If this was a movie and not real life, right now would be the montage with some classic song playing in the background while all the players get back in touch with their roots and regain their passion for the game.
Think of Rick Vaughn regaining his "Wild Thing" look and haircut or Billy Heywood and the Twins remembering how to have fun while "Runaround Sue" blares.
Joe Maddon and the Cubs are taking a page out of Hollywood and it just might be what the doctor ordered for this team.
A couple hours after Maddon and Anthony Rizzo and a few other players slid down the Williamsport hill on slabs of cardboard, the Cubs went out and won their first road series since Game of Thrones was on the air.
Sure, it was technically a neutral site, so not really a "true" road series win, but the Cubs will take what they can get at this point.
Couple that with the beginning of "American Legion Week" at Wrigley Field Tuesday and the Cubs are really hammering home the point: This is a game — go play and have some fun.
That means players are forbidden from showing up to the clubhouse too early during this week and there is no batting practice. This is something Maddon has done every year and the Cubs are now 21-3 during American Legion Week after Tuesday night's 5-3 victory.
"September provides its own energy. August, man, you gotta find it sometimes," Maddon said. "We have taken 5,727 swings each — at least. Maybe it's 10,000, I don't know. I don't know how many throws they've made. I don't know how many videos they've looked at. I don't know how many data sheets they've read. By this time of the summer, it's gotta be at least 80 percent mental, 20 percent physical. Maybe 75/25. You get to this point, it's all mental over physical.
"You have to have that rested mind and body. So I think by picking this time of year to do this, they show up a little bit later, they don't feel compelled to do certain things that they feel like they may have to do to present the right image sometimes. A lot of this stuff is overplayed. A lot of it is eyewash. A lot of it is there to ameliorate others' concerns. Just do what's necessary.
"When hitters aren't hitting on the field, it's also about pitchers not standing in the outfield. It's also about coaches not hitting 1,000 fungoes. It's about when everybody's mind is fresher, you're gonna get a better product. I believe that."
The players agree.
"You get here late and it kinda throws some guys' routines off, but I think it helps this late in the year," Rizzo said. "It's good timing and it's a good win."
Right now, Nicholas Castellanos is the poster boy for a loose/fun approach to the game and he went out and showed that again Tuesday night by homering in the first inning to give the Cubs an early lead.
That initial lead didn't hold up, but the Cubs prevailed anyways, thanks in large part to big nights from Rizzo (two homers, a single and a walk) and Castellanos (two singles to go along with his first-inning blast).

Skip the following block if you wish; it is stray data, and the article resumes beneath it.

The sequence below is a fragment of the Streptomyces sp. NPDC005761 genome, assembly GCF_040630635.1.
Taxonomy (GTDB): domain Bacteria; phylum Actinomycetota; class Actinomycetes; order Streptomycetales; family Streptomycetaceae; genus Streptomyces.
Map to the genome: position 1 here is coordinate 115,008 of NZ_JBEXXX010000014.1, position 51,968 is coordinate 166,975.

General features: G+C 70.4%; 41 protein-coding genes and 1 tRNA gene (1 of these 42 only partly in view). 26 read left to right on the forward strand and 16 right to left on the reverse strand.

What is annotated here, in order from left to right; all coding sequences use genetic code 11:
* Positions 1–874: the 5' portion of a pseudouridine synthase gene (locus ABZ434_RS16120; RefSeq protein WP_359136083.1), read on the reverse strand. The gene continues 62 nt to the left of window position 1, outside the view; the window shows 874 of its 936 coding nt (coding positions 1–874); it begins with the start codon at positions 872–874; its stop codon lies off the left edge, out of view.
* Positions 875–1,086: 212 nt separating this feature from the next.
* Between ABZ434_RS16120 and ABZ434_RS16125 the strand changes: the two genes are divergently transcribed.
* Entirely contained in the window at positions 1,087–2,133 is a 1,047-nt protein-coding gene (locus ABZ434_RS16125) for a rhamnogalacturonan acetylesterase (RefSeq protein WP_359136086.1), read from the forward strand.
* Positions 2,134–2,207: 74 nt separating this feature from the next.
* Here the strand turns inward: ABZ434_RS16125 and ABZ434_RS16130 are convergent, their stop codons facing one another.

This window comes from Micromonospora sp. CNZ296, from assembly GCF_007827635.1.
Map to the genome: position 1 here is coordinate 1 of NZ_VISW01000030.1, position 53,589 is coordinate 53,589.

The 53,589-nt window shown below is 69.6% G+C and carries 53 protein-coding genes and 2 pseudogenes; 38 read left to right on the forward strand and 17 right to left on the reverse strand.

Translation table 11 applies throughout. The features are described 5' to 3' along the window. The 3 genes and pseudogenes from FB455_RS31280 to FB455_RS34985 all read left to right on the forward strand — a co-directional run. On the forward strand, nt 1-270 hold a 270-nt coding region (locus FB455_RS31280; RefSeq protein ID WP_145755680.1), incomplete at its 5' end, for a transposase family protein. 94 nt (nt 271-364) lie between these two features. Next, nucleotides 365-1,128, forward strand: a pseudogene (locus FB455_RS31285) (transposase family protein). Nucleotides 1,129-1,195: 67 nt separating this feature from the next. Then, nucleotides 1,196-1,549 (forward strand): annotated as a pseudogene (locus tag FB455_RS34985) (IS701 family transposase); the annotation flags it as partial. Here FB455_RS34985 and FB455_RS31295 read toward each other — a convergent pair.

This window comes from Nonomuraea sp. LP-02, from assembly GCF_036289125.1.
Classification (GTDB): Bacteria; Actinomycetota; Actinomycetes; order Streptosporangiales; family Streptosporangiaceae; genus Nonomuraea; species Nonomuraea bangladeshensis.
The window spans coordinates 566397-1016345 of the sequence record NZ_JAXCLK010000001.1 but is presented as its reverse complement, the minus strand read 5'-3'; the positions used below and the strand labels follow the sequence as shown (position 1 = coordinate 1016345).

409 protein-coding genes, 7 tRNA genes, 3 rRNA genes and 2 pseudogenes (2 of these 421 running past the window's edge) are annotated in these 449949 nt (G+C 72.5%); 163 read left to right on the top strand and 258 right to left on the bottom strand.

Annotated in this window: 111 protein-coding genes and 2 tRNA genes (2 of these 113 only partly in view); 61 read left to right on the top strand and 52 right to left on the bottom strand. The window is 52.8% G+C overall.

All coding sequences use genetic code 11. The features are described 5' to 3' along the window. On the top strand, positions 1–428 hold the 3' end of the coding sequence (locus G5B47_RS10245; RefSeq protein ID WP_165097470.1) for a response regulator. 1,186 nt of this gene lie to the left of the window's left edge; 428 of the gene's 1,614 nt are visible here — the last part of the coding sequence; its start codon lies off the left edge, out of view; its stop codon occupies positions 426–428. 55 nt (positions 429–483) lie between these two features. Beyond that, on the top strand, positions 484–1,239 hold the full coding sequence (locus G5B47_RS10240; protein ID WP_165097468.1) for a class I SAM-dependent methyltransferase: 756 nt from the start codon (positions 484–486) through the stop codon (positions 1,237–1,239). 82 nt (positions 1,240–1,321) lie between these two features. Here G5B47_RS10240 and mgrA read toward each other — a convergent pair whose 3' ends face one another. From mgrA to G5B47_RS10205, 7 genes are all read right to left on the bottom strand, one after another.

But for the newest Cub, it was just another "Opening Day."
After confirming he tells Maddon "Happy Opening Day" before each game, Castellanos refuted a reporter's claim that Tuesday is not Opening Day because the Cubs don't have an 0-0 record.
"That's only if you believe the record," Castellanos said. "It's kind of the mentality — if what has happened is a memory and what's going to happen is a thought, you're taking yourself out of right now. So in that case, every day is Opening Day."
Insert your favorite Bill and Ted GIF here.
But Castellanos has a point and the Cubs have been feeding off his energy since he arrived at the beginning of the month.
And it certainly helps to get a weeklong reminder of where these guys came from — the Little League fields to the American Legion ball where they just showed up and played and didn't have to worry about October or money or pressure.
"I wouldn't call it pressure," Castellanos said. "I would call it fun. This is awesome."
For the last couple months, Maddon has been preaching about how important it is for his team to take a deep breath and stop pressing or worrying about making mistakes.
What better way to drive that point home than getting in touch with their inner child?
"I remember American Legion Ball like yesterday, man," Maddon said, while giving props to Post 210 in Danville, Ill. and their trip to the American Legion World Series in North Carolina this week. "That was the summertime. That was coming home after installing fences with Richie and putting your uniform on, going down to 22nd street. There was no video, there was no analytics, there was no BP, there was no nothin'.
"I mean, your coach couldn't throw BP, so we didn't have that, either. So you just went out and you put it on and you might've had the McDonald's burgers on the bench and you went out and you played baseball and you played it really well."